Channels of the Maldives
There are broad channels between the Atolls of the Maldives known locally as 'kandu'. The deepness and broadness of the channels vary from channel to channel. There are 20 major channels of the Maldives. They are:
- Māmalē Kandu - Eight Degree Channel
- Ihavandhoo Kandu (Gallandhoo Kandu)
- Baraveli Kandu
- Kaashidhoo Bodu Kandu
- Kaashidhoo Kuda Kandu
- Hani Kandu (Kagi Kandu)
- Dheburidheytherey Kandu (Moresby Channel)
- Geydhoshu Kandu (Between Fasdhoothere and Baa Atoll)
- Vaadhoo Kandu
- Alihuras Kandu
- Fulidhoo Kandu
- Ariadhoo Kandu
- Vattaru Uthuru Kandu
- Vattaru Dhekunu Kandu
- Fushi Kandu (Hani Kandu)
- Kudahuvadhoo Kandu (Ali Kandu / Alihuras Kandu)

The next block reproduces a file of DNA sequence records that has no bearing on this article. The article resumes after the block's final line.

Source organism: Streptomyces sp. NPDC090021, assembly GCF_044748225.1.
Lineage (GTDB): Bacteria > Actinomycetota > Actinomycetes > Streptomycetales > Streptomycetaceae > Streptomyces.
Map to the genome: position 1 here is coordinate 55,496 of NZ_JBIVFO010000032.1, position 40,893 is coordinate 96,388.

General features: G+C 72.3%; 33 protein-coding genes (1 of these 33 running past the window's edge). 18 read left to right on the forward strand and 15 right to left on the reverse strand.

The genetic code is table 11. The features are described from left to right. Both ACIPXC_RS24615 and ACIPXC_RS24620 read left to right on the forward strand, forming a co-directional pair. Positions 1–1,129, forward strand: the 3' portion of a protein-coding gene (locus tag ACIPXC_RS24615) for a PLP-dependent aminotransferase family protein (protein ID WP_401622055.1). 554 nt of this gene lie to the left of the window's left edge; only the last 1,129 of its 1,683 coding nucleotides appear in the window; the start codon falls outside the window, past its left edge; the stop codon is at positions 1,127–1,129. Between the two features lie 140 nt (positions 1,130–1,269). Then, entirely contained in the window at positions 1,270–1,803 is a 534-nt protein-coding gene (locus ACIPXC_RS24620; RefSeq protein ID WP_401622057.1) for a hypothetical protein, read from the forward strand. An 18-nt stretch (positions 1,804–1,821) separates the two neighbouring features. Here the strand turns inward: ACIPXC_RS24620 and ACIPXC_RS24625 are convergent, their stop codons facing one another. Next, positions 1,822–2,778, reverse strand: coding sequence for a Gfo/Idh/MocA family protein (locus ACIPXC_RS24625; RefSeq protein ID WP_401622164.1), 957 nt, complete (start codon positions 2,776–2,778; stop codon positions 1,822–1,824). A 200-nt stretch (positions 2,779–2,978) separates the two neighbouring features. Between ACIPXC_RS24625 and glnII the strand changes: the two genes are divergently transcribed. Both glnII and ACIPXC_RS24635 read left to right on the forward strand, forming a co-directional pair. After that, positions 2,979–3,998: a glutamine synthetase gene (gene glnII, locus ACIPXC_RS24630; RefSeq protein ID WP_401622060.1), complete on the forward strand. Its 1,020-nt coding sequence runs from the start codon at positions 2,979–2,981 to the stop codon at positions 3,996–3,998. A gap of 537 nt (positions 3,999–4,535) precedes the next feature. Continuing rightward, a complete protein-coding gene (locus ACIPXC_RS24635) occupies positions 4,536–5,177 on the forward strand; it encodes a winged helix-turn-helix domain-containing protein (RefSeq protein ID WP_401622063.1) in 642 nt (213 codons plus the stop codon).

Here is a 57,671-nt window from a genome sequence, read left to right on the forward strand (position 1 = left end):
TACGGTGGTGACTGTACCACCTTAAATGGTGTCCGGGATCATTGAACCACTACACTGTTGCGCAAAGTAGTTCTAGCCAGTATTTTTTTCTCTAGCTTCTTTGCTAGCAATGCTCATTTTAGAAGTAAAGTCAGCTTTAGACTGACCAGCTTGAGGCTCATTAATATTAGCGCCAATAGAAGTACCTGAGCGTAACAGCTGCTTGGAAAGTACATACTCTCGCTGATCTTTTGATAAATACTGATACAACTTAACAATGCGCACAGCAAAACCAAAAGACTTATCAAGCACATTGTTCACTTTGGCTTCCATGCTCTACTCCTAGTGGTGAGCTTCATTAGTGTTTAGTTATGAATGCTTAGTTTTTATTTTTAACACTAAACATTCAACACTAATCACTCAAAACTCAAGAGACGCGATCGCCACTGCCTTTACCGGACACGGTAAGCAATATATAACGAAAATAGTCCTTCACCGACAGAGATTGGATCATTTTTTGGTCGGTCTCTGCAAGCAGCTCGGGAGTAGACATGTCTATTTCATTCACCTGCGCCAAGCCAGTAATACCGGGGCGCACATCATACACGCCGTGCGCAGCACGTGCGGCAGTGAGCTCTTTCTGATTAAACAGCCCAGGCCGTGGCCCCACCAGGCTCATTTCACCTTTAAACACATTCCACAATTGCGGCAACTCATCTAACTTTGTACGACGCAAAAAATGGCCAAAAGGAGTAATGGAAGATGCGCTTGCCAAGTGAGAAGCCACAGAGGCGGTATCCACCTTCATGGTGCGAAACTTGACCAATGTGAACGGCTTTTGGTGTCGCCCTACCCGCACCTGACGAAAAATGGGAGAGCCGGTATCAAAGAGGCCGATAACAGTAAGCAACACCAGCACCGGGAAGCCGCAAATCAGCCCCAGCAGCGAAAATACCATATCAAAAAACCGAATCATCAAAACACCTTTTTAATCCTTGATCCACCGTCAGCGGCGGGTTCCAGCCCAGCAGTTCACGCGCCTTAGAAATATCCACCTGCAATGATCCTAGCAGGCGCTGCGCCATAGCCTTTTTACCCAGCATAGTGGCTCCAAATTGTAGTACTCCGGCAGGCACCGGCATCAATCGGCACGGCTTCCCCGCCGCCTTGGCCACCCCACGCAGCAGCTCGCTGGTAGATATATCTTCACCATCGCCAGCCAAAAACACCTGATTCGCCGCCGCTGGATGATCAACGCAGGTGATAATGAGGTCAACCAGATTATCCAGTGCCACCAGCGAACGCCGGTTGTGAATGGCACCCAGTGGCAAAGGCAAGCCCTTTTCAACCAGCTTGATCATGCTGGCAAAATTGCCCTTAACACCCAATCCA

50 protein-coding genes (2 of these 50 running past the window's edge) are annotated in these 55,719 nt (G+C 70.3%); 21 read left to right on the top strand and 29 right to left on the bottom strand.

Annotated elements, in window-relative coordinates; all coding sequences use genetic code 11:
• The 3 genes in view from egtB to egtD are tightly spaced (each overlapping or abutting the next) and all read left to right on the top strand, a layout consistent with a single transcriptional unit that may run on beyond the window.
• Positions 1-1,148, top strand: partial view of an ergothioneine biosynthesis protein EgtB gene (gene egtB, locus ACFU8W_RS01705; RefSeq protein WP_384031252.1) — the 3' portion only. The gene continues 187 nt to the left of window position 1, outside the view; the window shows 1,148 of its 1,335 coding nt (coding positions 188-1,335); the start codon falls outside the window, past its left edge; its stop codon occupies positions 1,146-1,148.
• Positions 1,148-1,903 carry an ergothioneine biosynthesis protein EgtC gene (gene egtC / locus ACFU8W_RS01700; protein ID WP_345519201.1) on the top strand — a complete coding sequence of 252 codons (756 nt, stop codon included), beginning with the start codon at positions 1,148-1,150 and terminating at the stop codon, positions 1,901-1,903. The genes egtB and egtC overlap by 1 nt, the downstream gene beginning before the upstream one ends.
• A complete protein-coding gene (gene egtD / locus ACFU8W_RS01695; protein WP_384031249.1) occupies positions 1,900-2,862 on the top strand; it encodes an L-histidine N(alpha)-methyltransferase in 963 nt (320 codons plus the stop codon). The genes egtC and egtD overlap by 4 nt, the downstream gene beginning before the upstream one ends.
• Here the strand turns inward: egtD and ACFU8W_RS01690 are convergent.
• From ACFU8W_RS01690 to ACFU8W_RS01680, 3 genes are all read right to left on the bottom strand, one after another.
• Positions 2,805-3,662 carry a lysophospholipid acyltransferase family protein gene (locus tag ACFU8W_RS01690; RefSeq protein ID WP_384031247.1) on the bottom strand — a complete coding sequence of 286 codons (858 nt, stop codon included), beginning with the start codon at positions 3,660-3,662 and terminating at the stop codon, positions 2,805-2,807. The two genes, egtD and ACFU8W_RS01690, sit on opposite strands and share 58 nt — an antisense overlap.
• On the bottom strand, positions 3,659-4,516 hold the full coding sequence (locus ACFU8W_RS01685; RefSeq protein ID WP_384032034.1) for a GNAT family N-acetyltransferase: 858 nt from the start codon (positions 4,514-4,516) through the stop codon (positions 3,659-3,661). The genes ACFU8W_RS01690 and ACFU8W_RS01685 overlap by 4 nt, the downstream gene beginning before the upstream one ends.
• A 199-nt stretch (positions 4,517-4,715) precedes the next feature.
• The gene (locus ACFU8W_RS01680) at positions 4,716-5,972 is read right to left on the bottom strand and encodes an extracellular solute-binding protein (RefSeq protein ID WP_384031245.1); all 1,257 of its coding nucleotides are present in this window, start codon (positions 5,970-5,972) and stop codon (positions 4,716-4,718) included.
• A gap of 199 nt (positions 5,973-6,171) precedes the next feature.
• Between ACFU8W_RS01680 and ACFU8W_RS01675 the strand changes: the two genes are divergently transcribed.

- Veymandoo Kandu (Haddhoo Kandu)
- Huvadhu Kandu - One and Half Degree Channel
- Addu Kandu - Equatorial Channel
- Mulah Kandu
- 1 Māmalē Kandu
- 2 Ihavandhoo Kandu
- 3 Baraveli Kandu
- 4 Kaashidhoo Bodu Kandu
- 5 Kaashidhoo Kuda Kandu
- 6 Hani Kandu
- 7 Dheburidheytherey Kandu
- 8 Geydhoshu Kandu
- 9 Vaadhoo Kandu
- 10 Alihuras Kandu
- 11 Fulidhoo Kandu
- 12 Ariadhoo Kandu
- 13 Vattaru-uthuru Kandu
- 14 Vattaru-dhekunu Kandu
- 15 Fushi Kandu
- 16 Kudahuvadhoo Kandu
- 17 Veymandoo Kandu
- 18 Huvadhu Kandu
- 19 Addu Kandu
- 20 Mulah Kandu
- 21 References
Māmalē Kandu (also known as Maliku Kandu) Divehi is the broad Minicoy Channel between Minicoy (Maliku in Dhivehi) and Ihavandippolhu (Northern Thiladhunmathi Atoll) in the north of the Maldives. The name is given after the Malabar merchant Maamaley Marakkaaru who controlled most of the sea trade along this route before the arrival of the Portuguese in the Indian Ocean. The international maritime boundary between the Maldives and India runs through the channel.